Yale University

Sound Off !

Reply to William McGaughey "On Finding a Positive Self-Identity for a Person like Me"

John Wylie

October 10, 2013

Category: Society > Rights

I want to applaud William McGaughey for putting his finger on what must be a widespread problem amongst our classmates, including myself. Once, when I was feeling put upon by someone very successful boasting (and probably exaggerating) about how poor he was growing up, I took a deep breath and announced, “I am a DMW.” “A DMW? What’s that?” “A downwardly-mobile-wasp,” I replied, trying to muster some attitude. But I have to admit that this was a desperate gesture of empty bravado to hide the fact that I am similarly bereft of even one scrap of reverse-snobbery.

I am going to focus on the downwardly mobile part, which I think is an even bigger identity problem than being a plain old vanilla wasp, because whatever the race or ethnic background of that guy I was talking to, I took some solace in the fact that his children were going to have to face the same problem that William and I have had to cope with. So, the answers that I have come up with also pertain to our self-made, successful classmates’ children.

Suggestion #1. Get away from your parents and go in a different direction. I started following in my very successful surgeon father’s footsteps, but after two years of surgical training, I dropped out, became a psychiatrist, and moved to a different city.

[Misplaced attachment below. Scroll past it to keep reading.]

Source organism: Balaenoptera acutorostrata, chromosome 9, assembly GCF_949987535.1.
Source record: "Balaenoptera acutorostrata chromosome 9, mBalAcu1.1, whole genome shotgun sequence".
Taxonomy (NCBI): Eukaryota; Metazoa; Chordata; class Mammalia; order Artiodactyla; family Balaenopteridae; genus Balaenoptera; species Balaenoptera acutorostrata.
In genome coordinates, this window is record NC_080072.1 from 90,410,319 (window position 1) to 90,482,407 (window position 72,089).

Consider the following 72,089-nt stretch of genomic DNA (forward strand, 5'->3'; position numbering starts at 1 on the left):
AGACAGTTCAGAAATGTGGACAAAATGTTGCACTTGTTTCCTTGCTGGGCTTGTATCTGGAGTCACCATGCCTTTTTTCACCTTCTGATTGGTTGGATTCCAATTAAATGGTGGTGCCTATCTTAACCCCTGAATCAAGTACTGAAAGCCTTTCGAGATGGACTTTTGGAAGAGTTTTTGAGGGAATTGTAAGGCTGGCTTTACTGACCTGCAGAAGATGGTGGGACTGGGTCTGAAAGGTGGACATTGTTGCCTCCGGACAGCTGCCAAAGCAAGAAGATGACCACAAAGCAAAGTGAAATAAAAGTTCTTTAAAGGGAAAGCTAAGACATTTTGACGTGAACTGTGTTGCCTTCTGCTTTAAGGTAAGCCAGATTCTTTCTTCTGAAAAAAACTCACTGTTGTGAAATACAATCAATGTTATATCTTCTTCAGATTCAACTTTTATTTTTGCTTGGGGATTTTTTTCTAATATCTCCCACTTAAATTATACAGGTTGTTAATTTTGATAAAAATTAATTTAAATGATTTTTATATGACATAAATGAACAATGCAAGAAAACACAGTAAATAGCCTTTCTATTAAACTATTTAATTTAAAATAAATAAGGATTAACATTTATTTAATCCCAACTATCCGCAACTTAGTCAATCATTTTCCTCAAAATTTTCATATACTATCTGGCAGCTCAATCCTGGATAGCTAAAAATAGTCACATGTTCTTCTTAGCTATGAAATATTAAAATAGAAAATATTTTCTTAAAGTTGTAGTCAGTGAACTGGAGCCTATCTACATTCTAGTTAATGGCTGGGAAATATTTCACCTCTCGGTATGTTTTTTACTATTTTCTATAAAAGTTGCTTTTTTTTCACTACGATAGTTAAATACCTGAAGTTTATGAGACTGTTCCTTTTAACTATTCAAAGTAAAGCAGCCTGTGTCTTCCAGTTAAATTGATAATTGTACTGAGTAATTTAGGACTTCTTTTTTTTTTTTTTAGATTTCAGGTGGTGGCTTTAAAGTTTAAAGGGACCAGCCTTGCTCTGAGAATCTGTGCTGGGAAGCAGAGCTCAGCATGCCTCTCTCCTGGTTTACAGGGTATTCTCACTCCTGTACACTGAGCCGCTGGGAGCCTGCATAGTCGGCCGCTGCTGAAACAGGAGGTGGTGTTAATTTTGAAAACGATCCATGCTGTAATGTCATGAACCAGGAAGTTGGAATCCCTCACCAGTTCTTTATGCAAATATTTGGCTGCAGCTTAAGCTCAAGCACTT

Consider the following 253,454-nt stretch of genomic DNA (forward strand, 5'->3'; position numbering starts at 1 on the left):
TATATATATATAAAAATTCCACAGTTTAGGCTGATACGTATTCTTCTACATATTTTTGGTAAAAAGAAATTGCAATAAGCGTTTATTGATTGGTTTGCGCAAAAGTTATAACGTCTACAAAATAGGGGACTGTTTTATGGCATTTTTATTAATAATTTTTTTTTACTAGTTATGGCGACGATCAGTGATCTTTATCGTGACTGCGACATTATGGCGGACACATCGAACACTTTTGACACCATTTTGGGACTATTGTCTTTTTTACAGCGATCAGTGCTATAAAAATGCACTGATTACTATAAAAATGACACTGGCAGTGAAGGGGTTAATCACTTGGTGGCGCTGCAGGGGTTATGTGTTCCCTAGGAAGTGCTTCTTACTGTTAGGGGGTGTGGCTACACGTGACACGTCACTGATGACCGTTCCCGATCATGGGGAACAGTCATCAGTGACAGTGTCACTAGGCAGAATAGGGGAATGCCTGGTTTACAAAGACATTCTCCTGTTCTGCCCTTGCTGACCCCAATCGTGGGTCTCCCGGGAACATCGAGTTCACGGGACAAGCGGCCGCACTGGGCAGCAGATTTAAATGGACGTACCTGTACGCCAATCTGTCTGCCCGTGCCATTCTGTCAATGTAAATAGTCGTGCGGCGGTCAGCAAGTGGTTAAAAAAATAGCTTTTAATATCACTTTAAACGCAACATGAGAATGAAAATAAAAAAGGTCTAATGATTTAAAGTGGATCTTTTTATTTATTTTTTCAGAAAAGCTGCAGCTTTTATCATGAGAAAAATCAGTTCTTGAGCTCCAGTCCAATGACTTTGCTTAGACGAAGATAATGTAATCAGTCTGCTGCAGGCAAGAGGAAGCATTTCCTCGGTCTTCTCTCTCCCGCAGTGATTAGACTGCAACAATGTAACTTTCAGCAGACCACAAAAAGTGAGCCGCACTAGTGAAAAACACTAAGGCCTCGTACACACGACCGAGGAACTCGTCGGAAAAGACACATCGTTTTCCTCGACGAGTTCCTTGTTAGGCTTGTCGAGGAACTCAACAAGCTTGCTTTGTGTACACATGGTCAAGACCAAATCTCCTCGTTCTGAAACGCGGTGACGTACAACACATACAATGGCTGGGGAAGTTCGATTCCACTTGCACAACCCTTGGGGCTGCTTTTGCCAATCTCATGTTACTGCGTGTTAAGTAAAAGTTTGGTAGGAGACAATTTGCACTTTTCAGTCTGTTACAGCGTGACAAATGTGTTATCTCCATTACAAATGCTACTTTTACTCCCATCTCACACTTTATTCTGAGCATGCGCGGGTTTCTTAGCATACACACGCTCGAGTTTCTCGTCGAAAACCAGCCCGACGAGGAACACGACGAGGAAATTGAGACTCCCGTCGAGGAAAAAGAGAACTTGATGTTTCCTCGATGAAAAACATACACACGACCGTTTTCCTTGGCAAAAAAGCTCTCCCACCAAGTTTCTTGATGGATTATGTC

Suggestion #2. Go underground. Despite the above outburst (remember, I only did that once), realize that you can’t fight the Horatio Alger thing publically. It is just too huge. Accept that propping up a downwardly mobile identity is a lonely struggle. While being a psychiatrist by day, I secretly nurtured an identity of being a philosopher of human nature by night.

Suggestion #3. Become obsessed with offbeat, ironic projects that slyly poke fun at the American Dreamers. I singlehandedly built and maintained a grass tennis court in our back yard which, at its height, looked like Wimbledon — all on a shoestring. I also bought a 10-year-old Fleetwood Cadillac limousine (at the time the longest car in America) for $3000. I loved that thing so much that I painted its engine baby blue!

Suggestion #4. Embrace your circumstance in the larger context of your particular position in your family’s history as worthy. See yourself as blazing a trail for what to do after the American Dream has passed you by before even starting out. We are not the first, nor the last, in this forlorn situation, and we need more role models.

Suggestion #5. Make damn sure that your family life is successful at any cost. I had to extract myself from a horrible marriage before catching a real winner, which is the real secret of my downwardly mobile success.